Resting from social networks improves mental health: study

by May 16, 2022Health & Fitness0 comments

At the start of the study, baseline scores were taken for anxiety, depression, and well-being. Participants reported spending an average of 8 hours per week on social networks at the start of the study.

Bath: According to new research, a break from social networking for just one week improves a person’s overall level of well-being, as well as reduces symptoms of depression and anxiety, which helps people manage their mental health. The research findings were published in the journal Cyberpsychology Behavior and Social Networking.

The study, conducted by a team of researchers from the University of Bath, studied the mental health effects of a week-long break from social networking. For some study participants, this meant freeing up around nine hours of their week that would otherwise have been spent scrolling through Instagram, Facebook, Twitter, and TikTok.

For the study, the researchers randomly assigned 154 people between the ages of 18 and 72 who used social media every day into either an intervention group, where they were asked to stop using all social media for a week or into a control group, where they could continue to scroll as normal.

At the beginning of the study, baseline scores were taken for anxiety, depression, and well-being. Participants reported spending an average of 8 hours per week on social networks at the start of the study.

One week later, participants who were asked to take a one-week break had significant improvements in well-being, depression, and anxiety compared to those who continued to use social networks, suggesting a short-term benefit.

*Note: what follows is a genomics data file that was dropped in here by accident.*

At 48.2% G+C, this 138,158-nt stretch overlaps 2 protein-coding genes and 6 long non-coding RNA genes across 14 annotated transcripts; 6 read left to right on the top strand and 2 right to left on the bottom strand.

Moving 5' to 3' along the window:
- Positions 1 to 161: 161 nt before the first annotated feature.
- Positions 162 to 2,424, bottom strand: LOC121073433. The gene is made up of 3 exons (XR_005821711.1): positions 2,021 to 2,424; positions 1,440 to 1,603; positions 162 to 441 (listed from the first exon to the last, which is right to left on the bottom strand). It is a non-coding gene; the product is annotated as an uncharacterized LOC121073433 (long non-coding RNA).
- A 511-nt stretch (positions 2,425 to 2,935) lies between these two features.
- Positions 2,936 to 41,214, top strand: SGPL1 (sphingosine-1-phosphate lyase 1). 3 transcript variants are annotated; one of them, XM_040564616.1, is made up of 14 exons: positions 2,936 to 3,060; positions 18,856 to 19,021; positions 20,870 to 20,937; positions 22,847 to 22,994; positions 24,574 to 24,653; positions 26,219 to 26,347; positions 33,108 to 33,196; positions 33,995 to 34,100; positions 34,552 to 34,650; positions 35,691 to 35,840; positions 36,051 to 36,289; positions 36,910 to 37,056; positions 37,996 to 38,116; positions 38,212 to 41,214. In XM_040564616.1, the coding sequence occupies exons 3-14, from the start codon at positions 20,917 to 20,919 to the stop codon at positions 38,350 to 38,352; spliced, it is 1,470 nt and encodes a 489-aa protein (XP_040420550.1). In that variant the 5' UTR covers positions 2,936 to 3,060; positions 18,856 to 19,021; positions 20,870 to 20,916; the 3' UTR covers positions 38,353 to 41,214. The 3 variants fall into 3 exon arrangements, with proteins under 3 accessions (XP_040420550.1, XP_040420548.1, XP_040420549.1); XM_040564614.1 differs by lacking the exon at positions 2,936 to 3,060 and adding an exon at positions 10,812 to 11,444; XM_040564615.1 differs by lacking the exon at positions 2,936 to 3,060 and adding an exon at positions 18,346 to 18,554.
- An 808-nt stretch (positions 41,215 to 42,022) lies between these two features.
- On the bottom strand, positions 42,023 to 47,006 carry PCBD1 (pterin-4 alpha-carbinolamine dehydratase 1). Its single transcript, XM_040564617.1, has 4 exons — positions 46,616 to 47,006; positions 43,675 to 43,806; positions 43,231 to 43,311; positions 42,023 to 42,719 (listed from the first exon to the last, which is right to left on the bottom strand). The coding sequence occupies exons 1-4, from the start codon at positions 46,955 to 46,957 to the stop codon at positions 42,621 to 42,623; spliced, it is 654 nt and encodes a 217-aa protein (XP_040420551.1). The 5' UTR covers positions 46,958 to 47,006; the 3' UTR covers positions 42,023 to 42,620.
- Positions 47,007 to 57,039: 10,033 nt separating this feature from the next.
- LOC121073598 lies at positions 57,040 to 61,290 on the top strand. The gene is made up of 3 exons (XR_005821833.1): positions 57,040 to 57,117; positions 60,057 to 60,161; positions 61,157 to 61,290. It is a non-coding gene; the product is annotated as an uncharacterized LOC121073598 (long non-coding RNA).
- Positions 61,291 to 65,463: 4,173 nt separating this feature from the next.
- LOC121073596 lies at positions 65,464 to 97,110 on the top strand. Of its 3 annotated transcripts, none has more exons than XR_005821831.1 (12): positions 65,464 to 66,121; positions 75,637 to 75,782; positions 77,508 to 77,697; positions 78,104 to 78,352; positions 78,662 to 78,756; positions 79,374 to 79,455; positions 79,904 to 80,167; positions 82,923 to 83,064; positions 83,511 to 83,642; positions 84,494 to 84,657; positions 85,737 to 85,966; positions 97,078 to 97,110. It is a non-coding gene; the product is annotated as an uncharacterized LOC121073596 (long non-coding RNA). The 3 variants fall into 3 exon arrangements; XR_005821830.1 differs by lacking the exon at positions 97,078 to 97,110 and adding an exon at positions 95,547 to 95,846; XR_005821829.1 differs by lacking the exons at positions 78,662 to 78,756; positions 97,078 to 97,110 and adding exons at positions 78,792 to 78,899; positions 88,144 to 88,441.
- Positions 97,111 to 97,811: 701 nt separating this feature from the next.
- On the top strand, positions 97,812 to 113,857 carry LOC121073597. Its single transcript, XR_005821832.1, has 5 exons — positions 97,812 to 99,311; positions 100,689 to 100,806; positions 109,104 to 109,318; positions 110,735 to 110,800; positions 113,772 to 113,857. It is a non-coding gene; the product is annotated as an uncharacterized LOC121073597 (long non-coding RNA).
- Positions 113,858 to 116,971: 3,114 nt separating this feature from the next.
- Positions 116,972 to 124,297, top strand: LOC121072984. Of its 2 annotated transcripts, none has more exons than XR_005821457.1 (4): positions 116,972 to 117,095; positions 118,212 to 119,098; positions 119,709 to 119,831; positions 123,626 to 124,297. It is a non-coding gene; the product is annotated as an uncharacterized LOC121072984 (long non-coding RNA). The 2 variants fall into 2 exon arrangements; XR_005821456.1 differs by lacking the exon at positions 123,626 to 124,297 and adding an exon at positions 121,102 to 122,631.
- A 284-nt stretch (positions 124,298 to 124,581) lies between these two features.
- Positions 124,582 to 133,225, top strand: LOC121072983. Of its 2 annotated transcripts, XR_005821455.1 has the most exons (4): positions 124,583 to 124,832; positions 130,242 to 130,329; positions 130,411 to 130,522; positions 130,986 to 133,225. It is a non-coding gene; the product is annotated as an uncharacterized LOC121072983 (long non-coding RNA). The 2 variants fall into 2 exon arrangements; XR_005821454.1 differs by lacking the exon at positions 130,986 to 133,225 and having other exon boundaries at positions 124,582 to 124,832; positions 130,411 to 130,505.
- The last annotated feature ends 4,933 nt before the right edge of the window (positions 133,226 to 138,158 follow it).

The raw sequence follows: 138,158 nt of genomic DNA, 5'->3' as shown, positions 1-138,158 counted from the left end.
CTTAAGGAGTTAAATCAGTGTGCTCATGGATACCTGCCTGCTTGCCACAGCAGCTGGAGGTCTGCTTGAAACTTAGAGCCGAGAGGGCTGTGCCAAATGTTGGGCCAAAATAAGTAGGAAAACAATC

Participants asked to take a one-week break reported using social networks for an average of 21 minutes compared to an average of seven hours for those in the control group. Screen usage statistics were provided to verify that individuals had adhered to the break.

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Bath Health principal investigator Dr. Jeff Lambert explained, “Scrolling through social networks is so pervasive that many of us do it almost mindlessly from the moment we wake up until we close our eyes at night.”

“We know that social media use is huge and there are growing concerns about its effects on mental health, so with this study, we wanted to see if simply asking people to take a week-long break could generate mental health benefits.”

“Many of our participants reported positive effects of being off social media with improved mood and less anxiety overall. This suggests that even a small break can have an impact.”

“Of course, social networking is part of life and for many people, it’s an indispensable part of who they are and how they interact with others. But if you spend hours each week scrolling and feel it’s affecting you negatively, it might be worth reducing your use to see if it helps.”

The team now wants to build on the study to see if taking a short break can help different populations (e.g., younger people or people with physical and mental health issues).

The team also wants to follow people for more than a week, to see if the benefits last over time. If so, in the future, they speculate that this could become part of the suite of clinical options used to help manage mental health.

Over the last 15 years, social media has revolutionized the way we communicate, accentuated by the huge growth seen by the major platforms.

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In the UK, the number of adults using social networks increased from 45% in 2011 to 71% in 2021. Among 16-44-year-olds, up to 97% use social networks and scrolling is the most frequent online activity we engage in. carry out.

Feeling “low” and losing pleasure are central features of depression, while anxiety is characterized by excessive and out-of-control worry.

Well-being refers to an individual’s level of positive affect, satisfaction with life, and sense of purpose. According to Mind, one in six of us experiences a common mental health problem, such as anxiety and depression, in a given week.

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